Romney has led nationwide polls off-and-on over the course of the campaign, but has been unable to increase his support base. Santorum is the latest of Romney's rivals to challenge him for front-runner status by playing on conservatives' reservations about the former Massachusetts governor.
Santorum's hat trick earlier this month in Minnesota, Missouri and Colorado propelled him to a lead in national polls and a double-digit lead in Michigan two weeks ago.
However, he had a lackluster performance in last week's CNN Arizona Republican debate and has fallen into a statistical tie with Romney in national polls.
On Tuesday, Romney attributed Santorum's late rise in the polls to his recent "incendiary comments" about Obama, such as questioning the president's theology and accusing him of snobbery for advocating higher education for young Americans.
"We have seen throughout the campaign that if you are willing to say really outrageous things that are accusative and attacking of President Obama, that you are going to jump up in the polls," Romney said. "You know, I am not willing to light my hair on fire to try and get support. I am who I am."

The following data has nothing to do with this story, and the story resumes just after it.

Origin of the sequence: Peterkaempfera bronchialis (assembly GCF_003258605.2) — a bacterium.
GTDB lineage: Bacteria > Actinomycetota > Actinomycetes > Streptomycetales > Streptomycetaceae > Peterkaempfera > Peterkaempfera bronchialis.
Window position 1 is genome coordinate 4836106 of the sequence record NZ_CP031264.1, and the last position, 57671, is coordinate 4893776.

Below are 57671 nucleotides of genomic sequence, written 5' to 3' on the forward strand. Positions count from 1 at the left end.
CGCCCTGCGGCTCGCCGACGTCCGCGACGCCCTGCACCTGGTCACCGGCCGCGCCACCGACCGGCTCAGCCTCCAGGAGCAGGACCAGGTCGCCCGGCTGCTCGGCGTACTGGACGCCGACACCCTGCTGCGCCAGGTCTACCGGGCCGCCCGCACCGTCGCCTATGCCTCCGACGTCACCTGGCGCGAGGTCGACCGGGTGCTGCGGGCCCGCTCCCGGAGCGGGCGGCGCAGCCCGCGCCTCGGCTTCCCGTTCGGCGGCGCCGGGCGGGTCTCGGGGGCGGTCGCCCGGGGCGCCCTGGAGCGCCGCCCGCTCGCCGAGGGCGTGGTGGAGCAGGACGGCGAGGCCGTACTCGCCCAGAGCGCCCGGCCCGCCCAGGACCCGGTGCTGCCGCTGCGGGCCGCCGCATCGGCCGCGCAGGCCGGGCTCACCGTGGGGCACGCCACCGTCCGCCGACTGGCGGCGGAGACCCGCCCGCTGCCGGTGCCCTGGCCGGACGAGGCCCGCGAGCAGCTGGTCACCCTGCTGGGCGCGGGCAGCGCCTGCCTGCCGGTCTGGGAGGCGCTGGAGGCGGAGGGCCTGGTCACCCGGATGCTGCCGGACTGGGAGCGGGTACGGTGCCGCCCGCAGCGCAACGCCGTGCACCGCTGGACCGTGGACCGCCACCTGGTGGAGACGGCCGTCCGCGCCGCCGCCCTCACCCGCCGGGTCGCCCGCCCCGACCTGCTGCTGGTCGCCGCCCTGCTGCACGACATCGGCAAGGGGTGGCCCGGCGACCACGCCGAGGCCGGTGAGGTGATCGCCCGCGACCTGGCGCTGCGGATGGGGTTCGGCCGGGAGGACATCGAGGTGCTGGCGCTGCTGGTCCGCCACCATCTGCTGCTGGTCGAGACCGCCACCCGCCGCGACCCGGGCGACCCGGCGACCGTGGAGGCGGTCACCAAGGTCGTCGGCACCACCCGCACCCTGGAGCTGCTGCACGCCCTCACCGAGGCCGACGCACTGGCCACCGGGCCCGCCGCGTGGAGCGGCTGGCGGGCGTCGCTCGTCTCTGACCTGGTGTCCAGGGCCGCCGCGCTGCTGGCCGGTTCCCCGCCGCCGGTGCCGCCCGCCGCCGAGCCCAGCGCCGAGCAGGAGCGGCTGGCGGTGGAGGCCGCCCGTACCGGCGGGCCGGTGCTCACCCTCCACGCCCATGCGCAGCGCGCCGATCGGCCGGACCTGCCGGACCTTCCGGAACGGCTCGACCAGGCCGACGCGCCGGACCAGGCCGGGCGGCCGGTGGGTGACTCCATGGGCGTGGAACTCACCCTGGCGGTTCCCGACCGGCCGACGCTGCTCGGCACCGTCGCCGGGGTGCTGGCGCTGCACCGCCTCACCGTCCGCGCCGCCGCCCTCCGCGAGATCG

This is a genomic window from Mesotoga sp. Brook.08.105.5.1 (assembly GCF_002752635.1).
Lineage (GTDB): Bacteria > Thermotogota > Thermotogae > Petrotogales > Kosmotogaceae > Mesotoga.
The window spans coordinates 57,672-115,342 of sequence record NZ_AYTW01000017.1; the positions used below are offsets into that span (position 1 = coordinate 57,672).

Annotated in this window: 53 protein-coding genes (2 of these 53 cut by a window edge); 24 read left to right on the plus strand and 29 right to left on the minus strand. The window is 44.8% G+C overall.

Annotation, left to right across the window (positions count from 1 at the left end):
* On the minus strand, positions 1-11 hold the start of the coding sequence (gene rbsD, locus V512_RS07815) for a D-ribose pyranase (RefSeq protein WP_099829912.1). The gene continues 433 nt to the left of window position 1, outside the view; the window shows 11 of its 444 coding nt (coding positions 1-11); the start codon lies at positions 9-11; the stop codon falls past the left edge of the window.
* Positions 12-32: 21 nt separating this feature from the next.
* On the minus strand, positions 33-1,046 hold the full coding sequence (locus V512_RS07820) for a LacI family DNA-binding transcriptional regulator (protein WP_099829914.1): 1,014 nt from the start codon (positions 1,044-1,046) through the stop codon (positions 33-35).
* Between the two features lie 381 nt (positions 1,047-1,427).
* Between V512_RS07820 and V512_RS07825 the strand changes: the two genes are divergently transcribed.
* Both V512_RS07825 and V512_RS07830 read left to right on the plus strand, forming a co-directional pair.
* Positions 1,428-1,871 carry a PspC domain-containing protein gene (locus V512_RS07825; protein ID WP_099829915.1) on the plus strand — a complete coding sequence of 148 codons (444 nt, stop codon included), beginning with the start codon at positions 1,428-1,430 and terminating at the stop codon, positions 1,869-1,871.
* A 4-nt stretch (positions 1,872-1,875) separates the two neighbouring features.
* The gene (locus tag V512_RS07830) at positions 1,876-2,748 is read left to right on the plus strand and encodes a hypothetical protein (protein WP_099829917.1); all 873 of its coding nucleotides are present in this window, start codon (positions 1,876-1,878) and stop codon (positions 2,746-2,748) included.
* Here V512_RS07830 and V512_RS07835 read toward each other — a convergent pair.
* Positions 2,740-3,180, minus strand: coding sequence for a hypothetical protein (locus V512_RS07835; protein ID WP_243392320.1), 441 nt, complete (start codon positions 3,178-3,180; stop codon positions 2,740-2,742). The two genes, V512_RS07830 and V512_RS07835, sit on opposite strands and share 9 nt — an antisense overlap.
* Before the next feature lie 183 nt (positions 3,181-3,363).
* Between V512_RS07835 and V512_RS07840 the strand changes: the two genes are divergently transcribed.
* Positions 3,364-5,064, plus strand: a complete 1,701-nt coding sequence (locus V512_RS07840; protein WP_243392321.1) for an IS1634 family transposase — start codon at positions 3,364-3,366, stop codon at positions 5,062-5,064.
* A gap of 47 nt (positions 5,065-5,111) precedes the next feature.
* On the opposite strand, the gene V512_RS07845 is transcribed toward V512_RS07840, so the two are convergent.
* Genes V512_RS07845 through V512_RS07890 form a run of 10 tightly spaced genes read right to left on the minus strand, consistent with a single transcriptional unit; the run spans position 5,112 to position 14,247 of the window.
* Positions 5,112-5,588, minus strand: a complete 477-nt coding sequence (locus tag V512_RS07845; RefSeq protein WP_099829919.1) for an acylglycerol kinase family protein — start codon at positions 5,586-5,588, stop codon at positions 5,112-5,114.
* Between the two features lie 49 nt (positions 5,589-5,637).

Santorum also came under fire from Democrats and some fellow Republicans for remarks on social issues, including the snobbery accusation against Obama and his declaration that President John F. Kennedy's call in 1960 for separation of church and state made him want to "throw up."
Santorum later told a conservative talk show host he regretted the remark, and Brabender indicated Tuesday night that the former Pennsylvania senator will spend more time talking about economic issues in coming days.
CNN chief political analyst Gloria Borger called Santorum's focus on social issues in recent weeks "detours he didn't need to take" from the economic message that resonates most with voters in a sluggish economy.
To David Gergen, CNN's senior political analyst, Romney's victories strengthened the narrative that his campaign is on an inevitable march to the nomination.
While noting it is "easy to see how Mitt Romney can lose this," Gergen added that it is "very hard to see how any of his rivals can win it."
Paul, the libertarian champion making his third bid for the White House, campaigned briefly in Michigan to try to win some delegates, but was mostly looking ahead to Washington state and Super Tuesday caucuses to try to increase his delegate count.
"We'll continue to work in the caucus states" where investments of time and resources pay off in delegates, Paul told CNN.
CNN's Ed Payne, John King, Keating Holland, Robert Yoon, Jim Acosta, Paul Steinhauser and Rachel Streitfeld contributed to this report